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Sweeping Chicago School Plan Succeeds With Voters By Danilo Alfaro Described ac; the nation's worst, Chicago's ailing public schools received a shot in the arm Oct. 11 and 12 as more than 313,000 voters turned out to elect neighborhood councils to run the city's 540 schools. Six parents, two teachers and two com munity residents were elected to serve with the principal for each school. Each group will be headed by a parent and have the au thority to approve budgets, recommend books and curiculum, and hire and fire prin cipals. "It's a fantastic accomplishment for His panics in this city," said Dan Solfs, executive director of the United Neighborhood Or ganization, which lobbied for the reform plan. Although the percentage of seats won by Hispanics was not immediately available, Solfs estimated that it was in excess of the 25% Hispanic student population. Alumni Establish Links to Communities continued from page 1 "When I look around the campus, I see the administration. With matching funds, corpo same things happening today that were rate contributions, endowments and dona happening when I attended Stanford 15 years tions, he says MAAA will offer between 210 ago," says Tamayo. "Back then I left without and 225 scholarships this year. The univer, having one Anglo friend. That's sad. Today, sity matches the group's funds two to one. students are still racially isolated." University officials recognize that Hispanic At Northern Arizona University in Flagstaff, alumni associations offer them business as Francisco Alcocer, who helped establish Los well as cultural benefits. "By supporting the Hacheros, the Hispanic alumni association Hispanic alumni association, ... we are damthere, finds the Hispanic identity issue tickonstrating we admire and respect their cul lish. Many Latinos feel they have been acture," explains University of Colorado Chan cepted by society and cellar James Corbridge. "The association is don't want to risk losing also the strongest link we have with incoming that, he suggests. Hispanic students nationwide." Raymond Palacios, Even though the newer alumni groups may president of the Univernot be receiving matching funds, universities sity of Houston's Mexican assist them in other ways. "At Princeton American Alumni Associathey've been very responsive by giving us tion, adds, 'We constantly support in-kind," explains Nellie Gorbea-Dfaz, tell students, 'You do not secretary of the executive committee of the have to be mainstreamed Latino Alumni Association of Princeton. The to succeed. You can re-university's support includes such services tain your sense of heriPALACIOS as sponsoring Hispanic campus events, tage and tradition.' " Retain heritage assisting with the group's four -page newsletBut the cultural link addinite distinction, ter and covering mass-mailing costs. explains Alcocer. "There are many students 'BOSTON LIKE A FOREIGN COUNTRY' here who appreciate their difference in cuiFor Latino students on the East Coast, ture and language and the ambiance that Hispanic alumni groups are also the best comes from that." source for moral support. Quintana, who VIctor Quintana, executive director of the came to MIT from the Southwest, says, "For Latin American Massachusetts Institute of me, coming to Boston was like moving to a Technology Alumni, or LAMITA, in Boston, foreign country." says he and other Latinos pooled their re-Aztlan East is another welcome option for sources and formed LAMITA "to make a East Coast Latinos. This alumni group is positive, collective contribution to our com-made up of Hispanic students from Ivy League munity. "For us the movie Stand and Deliver and other East Coast schools. Its member was very inspirational. It emphasized how ship is open to alumni, faculty and adminis one can utilize math tools to give students trators, as well as to non-Latinos. skills they can use later in life." In her fall newsletter to Berkeley alumni, Finding funds and tracking graduates are Pegueros emphasizes the bottom line for two of the largest obstacles for young HisHispanic alumni group members: 'With 21.8% panic alumni groups. But to Raul Vargas, c1 this year's incoming freshmen being Latino, who heads USC's Mexican American Alumni Association, these are welcome challenges. I want the alumni to understand there are Founded in 1972 by eight Latinos, MAAA has many cortacts Clld resources avalable through 700 members and a full-time staff. It has our association. We have this huge potential granted more than $2 million in scholarships of Latino talent coming out today." to 1 ,900 Hispanic students. She challenges members of her group by Vargas sees.,an alumni group's success telling them, " ... our club must become more depending on networking, raising funds and like a business ... not about making money, maintaining strong ties with the university but about our community and ourselves." 2 Oct 23, 1989 . There were 17,256 candidates for the 5,400 positions. People aged 18 or older, includ ing non-citizens, were eligible to vote and run for office. Solfs estimated Latino turnout at between 35-40% of those eligible, compared with 2025% for non-Hispanics. Solfs said campaigns spearheaded by UNO in Spanish-language media urging Lati nos to vote and to volunteer as candidates were especially effective. South and Midwest Top Nation's Voter Activity Eligible Hispanic voters in the Midwest and South were more likely to register and cast ballots in the presidential election of last November than their peers in other sections of the country, according to a report released Oct. 18 by the U.S. Census Bureau. Midwest Latinas had the highest registra tion rate, 64%. At 53%, Hispanas there also had the largest voter turnout. Southern Hispanic males led their counter parts in registration and voting. Sixty percent were registered, and 48% voted. LATINO VOTERS November 1988 (in millions) Registered Voted Total Male 56% 2,143 46% 1,753 Female 57 2,431 46 1 ,958 Midwest Male 59% 164 46% 128 Female 64 216 53 178 Northeast Male 48% 320 42<>A> 279 Female 53 473 47 415 South Male 60% 822 48% 659 Female 62 910 48 701 West Male 55% 836 45% 687 Female 54 831 43 664 Teachers Disclose Vote The United Teachers Los Angeles' Chicano,/Latino Education Comnittee announced Oct. 17 that its referendum in support of bilingual education was approved by the union's members, 5,561-3,952. The action was in response to the UTL..A board of direc tors' move not to reveal the results until arbitration on an earlier referendum opposing bilingual education bonuses is completed. Mark Meza-Overstreet, chairperson of the Chicano committee, said, ''The members of the board are not responding to the Latino community's needs." Katherine Carey, a UTL..A spokeswoman, responded that the union's attorney advised the board to withhold the results. The earlier referendum goes to arbitration the first week cJ November. The arbttrator then hac; 00 days. Hispanic Unk Weekly Report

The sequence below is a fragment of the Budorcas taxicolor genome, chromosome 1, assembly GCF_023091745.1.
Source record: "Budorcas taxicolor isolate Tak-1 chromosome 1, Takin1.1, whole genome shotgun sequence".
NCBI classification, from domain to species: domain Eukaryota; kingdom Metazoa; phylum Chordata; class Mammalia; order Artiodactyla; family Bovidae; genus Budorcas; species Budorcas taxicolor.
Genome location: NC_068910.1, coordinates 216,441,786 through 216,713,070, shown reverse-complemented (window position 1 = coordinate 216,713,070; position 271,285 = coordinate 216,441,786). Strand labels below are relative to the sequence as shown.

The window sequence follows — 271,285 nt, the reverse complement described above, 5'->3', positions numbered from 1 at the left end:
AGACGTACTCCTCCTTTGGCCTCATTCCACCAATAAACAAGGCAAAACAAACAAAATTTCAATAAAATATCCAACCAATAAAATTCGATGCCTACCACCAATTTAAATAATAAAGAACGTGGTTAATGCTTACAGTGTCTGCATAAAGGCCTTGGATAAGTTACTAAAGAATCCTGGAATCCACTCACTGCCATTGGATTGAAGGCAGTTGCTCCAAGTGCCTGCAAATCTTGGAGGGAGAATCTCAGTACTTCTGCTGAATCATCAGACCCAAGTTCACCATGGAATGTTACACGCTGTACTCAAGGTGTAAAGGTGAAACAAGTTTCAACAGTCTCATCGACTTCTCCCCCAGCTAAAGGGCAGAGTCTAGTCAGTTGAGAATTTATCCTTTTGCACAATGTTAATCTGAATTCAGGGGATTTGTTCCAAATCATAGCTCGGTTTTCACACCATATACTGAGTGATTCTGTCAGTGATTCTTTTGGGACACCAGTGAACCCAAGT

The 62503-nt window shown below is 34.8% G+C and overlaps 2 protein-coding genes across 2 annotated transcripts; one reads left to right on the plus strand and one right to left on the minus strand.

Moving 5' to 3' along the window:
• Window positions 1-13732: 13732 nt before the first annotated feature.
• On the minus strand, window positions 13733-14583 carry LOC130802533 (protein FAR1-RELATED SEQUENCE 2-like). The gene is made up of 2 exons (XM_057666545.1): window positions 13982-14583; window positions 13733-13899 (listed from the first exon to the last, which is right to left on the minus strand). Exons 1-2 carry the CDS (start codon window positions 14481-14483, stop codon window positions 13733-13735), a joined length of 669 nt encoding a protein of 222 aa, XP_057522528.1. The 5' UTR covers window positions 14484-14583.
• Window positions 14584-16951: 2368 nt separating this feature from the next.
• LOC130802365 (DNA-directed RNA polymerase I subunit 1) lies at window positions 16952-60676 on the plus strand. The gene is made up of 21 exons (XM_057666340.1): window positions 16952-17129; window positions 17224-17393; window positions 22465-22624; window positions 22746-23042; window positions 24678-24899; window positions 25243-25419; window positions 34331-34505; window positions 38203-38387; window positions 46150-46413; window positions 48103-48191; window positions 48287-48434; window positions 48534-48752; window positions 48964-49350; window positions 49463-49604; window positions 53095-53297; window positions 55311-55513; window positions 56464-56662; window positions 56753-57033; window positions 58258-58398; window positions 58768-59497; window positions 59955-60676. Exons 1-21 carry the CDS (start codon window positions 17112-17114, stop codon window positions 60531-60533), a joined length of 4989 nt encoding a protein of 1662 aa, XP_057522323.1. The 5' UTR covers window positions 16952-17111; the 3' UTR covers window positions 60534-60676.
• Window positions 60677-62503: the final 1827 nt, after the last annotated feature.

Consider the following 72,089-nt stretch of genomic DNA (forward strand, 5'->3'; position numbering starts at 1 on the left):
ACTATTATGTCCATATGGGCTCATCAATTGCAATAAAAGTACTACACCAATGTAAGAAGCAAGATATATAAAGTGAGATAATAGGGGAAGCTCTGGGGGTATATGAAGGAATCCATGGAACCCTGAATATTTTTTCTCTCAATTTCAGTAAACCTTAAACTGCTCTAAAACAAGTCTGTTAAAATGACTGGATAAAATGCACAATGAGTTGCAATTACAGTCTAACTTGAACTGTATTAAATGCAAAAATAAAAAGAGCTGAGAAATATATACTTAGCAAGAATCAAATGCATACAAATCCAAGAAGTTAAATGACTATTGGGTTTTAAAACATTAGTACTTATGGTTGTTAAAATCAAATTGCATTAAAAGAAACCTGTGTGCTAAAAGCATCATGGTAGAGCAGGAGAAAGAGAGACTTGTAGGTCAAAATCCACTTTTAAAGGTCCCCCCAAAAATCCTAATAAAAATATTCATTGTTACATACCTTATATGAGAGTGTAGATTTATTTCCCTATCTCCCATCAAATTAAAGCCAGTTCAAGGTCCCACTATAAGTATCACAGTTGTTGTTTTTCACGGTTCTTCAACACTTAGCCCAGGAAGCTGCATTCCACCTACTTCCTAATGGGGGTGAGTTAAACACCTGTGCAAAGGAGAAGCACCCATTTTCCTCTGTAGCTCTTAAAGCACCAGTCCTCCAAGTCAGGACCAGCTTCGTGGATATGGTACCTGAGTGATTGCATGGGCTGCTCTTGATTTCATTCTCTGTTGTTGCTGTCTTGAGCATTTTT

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Juan Gonzalez New York's Rivera Joins New Breed of Labor Leaders Outside Mount Sinai Hospital on New York's Upper East Side this month, members of the Hospital and Health Care Workers' Local1199 were busy popping champagne bottles. "We love you, Dennis, we love you," shouted three female workers as their 39-year -old president emerged from the building following a lunch time rally of 500 members in the cafeteria. He carried a single long-stemmed rose someone had given him. It was Wednesday and Dennis Rivera had slept only two hours since Sunday night, but his members' smiles told him all the frenzied months of planning and organizing had paid off. The slender, soft-spoken leader did what & many say is impossible nowadays. Rivera took a badly splintered union of 100,000 members and made it strong again. He led a brilliantly conceived contract fight against GONZALEZ the most powerful health institutions in New York City and won a big wage hike -all without a protracted strike. With the victory, this native of Aibonito, Puerto Rico, who still speaks English with an accent after 12 years in New York, confirmed his standing as one of the nation's most powerful labor leaders. NEW GENERATION OF URBAN LABOR CHIEFS Following decades when "Latino union leader" and the United Farm Workers' Cesar Chavez were synonymous and lonely, voices of a new generation of urban Hispanic labor chiefs are being heard and recognized. They range from Cuban American Jack Otero, president of of the Labor Council on Latin American Advancement in Washington, D.C., to Marfa Elena Durazo, the Chicana daughter of immigrant farm workers who was installed in May, at age 36, as president of Los Angeles' 14,000-member Hotel and Restaurant Employees Local 11. For New York's Rivera, this was the sweetest in a year of victories. All around us are skeletons of strikes broken by bosses who wel come walkouts like hunters at the start of deer season. The tugboat workers. Eastern Air Lines. Now the telephone workers are into their second month of the kind of marathon strike that giant companies find easier to withstand than unions. Rivera remembers a disastrous 47-day strike that nearly decimated his union. In setting his strategy, he searched for a battle plan, one that union-busting lawyers from Harvard and Yale hadn't studied. "We met every goal we set for ourselves at the beginning," Rivera said after the rally. His eyes were glazed. His body was drained after round-the-clock talks, but the adrenalin kept flowing as he described the plan. Sin pelos en Ia lengua GOOD NEWS FROM FAR-OUT PLACES: Not all Hispanics live in New York, South Florida or the Southwest. And sometimes what's going on elsewhere is downright cheery: STUDENT POWER: In Idaho's rural Marsing High School (student pop. 129), a group of adult fans thought it was funny to shout "Stupid Mexican!" whenever a Chicano player missed a tackle or dropped a pass. The tension grew until last month the 1 0 Latinos on the 21member squad boycotted practice in protest. Then linebacker Ernesto Villareal, 16, went before the school board to air his frustration, and the student council in the 25% Hispanic school voted to crack down on the racist language. At Marsing's homecoming game this month, students read a statement blasting "bigots" and "big idiots" over the loudspeaker and handed out printed statements to the crowd of 600. First, he consolidated his members. Years of internal fights had weakened a once-proud union. A 90% vote for his slate in union elections last spring proved he'd accomplished that. Second, he threw the union's resources into major political campaigns, increasing the activism of its members and at the same time winning the support of major leaders. In 1988 with the Jesse Jackson presidential campaign, then this year with David Dinkins' fight in the mayoral pri mary, his union became the cog in organized labor's election efforts. When Jackson and Dinkins won the city, Local 1199 members started thinking like winners. Jackson and Dinkins reciprocated by ral lying behind the union's membership when the contract with the League of Voluntary Hospitals expired July 1. Third, he worked to win public sympathy by holding dozens of community hearRIVERA ings on the city's health care crisis, by successfully mobilizing the union to oppose state cuts in Medicaid funding and by convincing most of the city's press corps that his members deserved a good raise. A series of marches in different boroughs and several short strikes kept the issue of the contract in the public's mind without risking a full-blown walkout. HOSPITALS FELL IN LINE, ONE BY ONE Fourth, he turned management's dMde-and-conquer tactics around on the hospital heads by seeking individual contracts with those hospitals the union believed sympathized most with the union's low paid members. "The settlement with the Catholic Hospitals was very important because it established a model contract and because of Cardinal O'Connor's moral authority," Rivera said. After the Catholic hospitals, the union turned to those in the league whose directors were black or Hispanic. One by one, Interfaith in Brooklyn, North General in Harlem and Bronx Lebanon broke ranks with the bigger institutions. Then, when Columbia-Presbyterian, one of the city's biggest, broke ranks, it sparked a stampede of settle ments. At the lunchtime victory rally, even doctors and non-union workers smiled as Rivera talked not only about the contract but the future. He said every American has the right to decent, affordable health care, that his union is ready for that fight, too. Late in the afternoon, rose still in his hand, Dennis Rivera decided to get some rest. (Juan Gonzalez is a columnist with The New York Daily News.) People cheered their action, the redneck shouting ceased, and Marsing defeated rival Notus, 50-6. WILL POWER: Kansas Gov. Mike Hayden, who's leading a Drug-Free Kansas campaign, addressed the Hispanic Heritage Week Fiesta '89 luncheon, followed by a black-tie ball that night. The events were co-sponsored by the Kansas Advisory Commit tee on Hispanic Affairs. Noted KACHA Director Celso Ramirez, all events were alcohol-free in support of the guv's initiative. WORD POWER: When Clark Atlanta University radio station WCLK dropped its Latino jazz and salsa program this summer, musician Hassan Ortiz tried and failed to register a personal complaint with the station manager. So he followed with a letter to Thomas Cole, the university's president. Cole responded by setting up a community advisory board for the station and approving a cable program, Paginas Latinas that will start next month. Its host? Hassan Ortiz. ' --Kay Barbaro Hispanic Link Weekly Report Oct. 23, 1989 3